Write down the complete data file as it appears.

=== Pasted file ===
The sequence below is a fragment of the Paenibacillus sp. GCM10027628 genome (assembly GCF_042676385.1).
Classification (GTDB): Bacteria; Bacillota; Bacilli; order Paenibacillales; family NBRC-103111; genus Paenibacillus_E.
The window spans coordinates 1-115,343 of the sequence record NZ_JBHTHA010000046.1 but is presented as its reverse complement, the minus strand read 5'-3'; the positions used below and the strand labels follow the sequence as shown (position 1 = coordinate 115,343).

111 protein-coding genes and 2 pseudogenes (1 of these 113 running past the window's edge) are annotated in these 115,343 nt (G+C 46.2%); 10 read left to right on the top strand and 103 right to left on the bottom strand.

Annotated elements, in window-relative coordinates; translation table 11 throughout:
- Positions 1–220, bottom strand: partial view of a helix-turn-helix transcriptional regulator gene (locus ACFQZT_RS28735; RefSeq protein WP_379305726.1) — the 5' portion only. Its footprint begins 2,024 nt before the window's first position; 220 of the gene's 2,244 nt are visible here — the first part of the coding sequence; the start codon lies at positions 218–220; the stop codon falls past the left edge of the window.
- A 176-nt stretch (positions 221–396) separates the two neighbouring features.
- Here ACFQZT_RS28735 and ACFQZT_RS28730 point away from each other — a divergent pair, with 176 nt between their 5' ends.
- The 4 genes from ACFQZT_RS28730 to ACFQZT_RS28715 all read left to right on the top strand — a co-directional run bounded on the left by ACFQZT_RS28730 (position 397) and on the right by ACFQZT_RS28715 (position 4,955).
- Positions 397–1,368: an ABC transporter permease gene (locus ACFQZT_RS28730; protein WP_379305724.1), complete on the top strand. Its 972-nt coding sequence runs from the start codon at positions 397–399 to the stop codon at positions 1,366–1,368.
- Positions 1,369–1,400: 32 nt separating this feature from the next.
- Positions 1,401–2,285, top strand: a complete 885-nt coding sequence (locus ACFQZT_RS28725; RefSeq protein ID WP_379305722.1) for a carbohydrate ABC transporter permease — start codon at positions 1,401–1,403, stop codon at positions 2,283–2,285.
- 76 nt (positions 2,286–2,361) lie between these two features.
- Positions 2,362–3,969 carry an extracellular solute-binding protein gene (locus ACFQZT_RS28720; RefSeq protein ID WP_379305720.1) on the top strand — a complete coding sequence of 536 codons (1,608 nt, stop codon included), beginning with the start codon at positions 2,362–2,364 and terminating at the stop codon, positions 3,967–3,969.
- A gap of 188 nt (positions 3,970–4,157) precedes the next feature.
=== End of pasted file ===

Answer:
The sequence below is a fragment of the Paenibacillus sp. GCM10027628 genome (assembly GCF_042676385.1).
Classification (GTDB): Bacteria; Bacillota; Bacilli; order Paenibacillales; family NBRC-103111; genus Paenibacillus_E.
The window spans coordinates 1-115,343 of the sequence record NZ_JBHTHA010000046.1 but is presented as its reverse complement, the minus strand read 5'-3'; the positions used below and the strand labels follow the sequence as shown (position 1 = coordinate 115,343).

111 protein-coding genes and 2 pseudogenes (1 of these 113 running past the window's edge) are annotated in these 115,343 nt (G+C 46.2%); 10 read left to right on the top strand and 103 right to left on the bottom strand.

Annotated elements, in window-relative coordinates; translation table 11 throughout:
- Positions 1–220, bottom strand: partial view of a helix-turn-helix transcriptional regulator gene (locus ACFQZT_RS28735; RefSeq protein WP_379305726.1) — the 5' portion only. Its footprint begins 2,024 nt before the window's first position; 220 of the gene's 2,244 nt are visible here — the first part of the coding sequence; the start codon lies at positions 218–220; the stop codon falls past the left edge of the window.
- A 176-nt stretch (positions 221–396) separates the two neighbouring features.
- Here ACFQZT_RS28735 and ACFQZT_RS28730 point away from each other — a divergent pair, with 176 nt between their 5' ends.
- The 4 genes from ACFQZT_RS28730 to ACFQZT_RS28715 all read left to right on the top strand — a co-directional run bounded on the left by ACFQZT_RS28730 (position 397) and on the right by ACFQZT_RS28715 (position 4,955).
- Positions 397–1,368: an ABC transporter permease gene (locus ACFQZT_RS28730; protein WP_379305724.1), complete on the top strand. Its 972-nt coding sequence runs from the start codon at positions 397–399 to the stop codon at positions 1,366–1,368.
- Positions 1,369–1,400: 32 nt separating this feature from the next.
- Positions 1,401–2,285, top strand: a complete 885-nt coding sequence (locus ACFQZT_RS28725; RefSeq protein ID WP_379305722.1) for a carbohydrate ABC transporter permease — start codon at positions 1,401–1,403, stop codon at positions 2,283–2,285.
- 76 nt (positions 2,286–2,361) lie between these two features.
- Positions 2,362–3,969 carry an extracellular solute-binding protein gene (locus ACFQZT_RS28720; RefSeq protein ID WP_379305720.1) on the top strand — a complete coding sequence of 536 codons (1,608 nt, stop codon included), beginning with the start codon at positions 2,362–2,364 and terminating at the stop codon, positions 3,967–3,969.
- A gap of 188 nt (positions 3,970–4,157) precedes the next feature.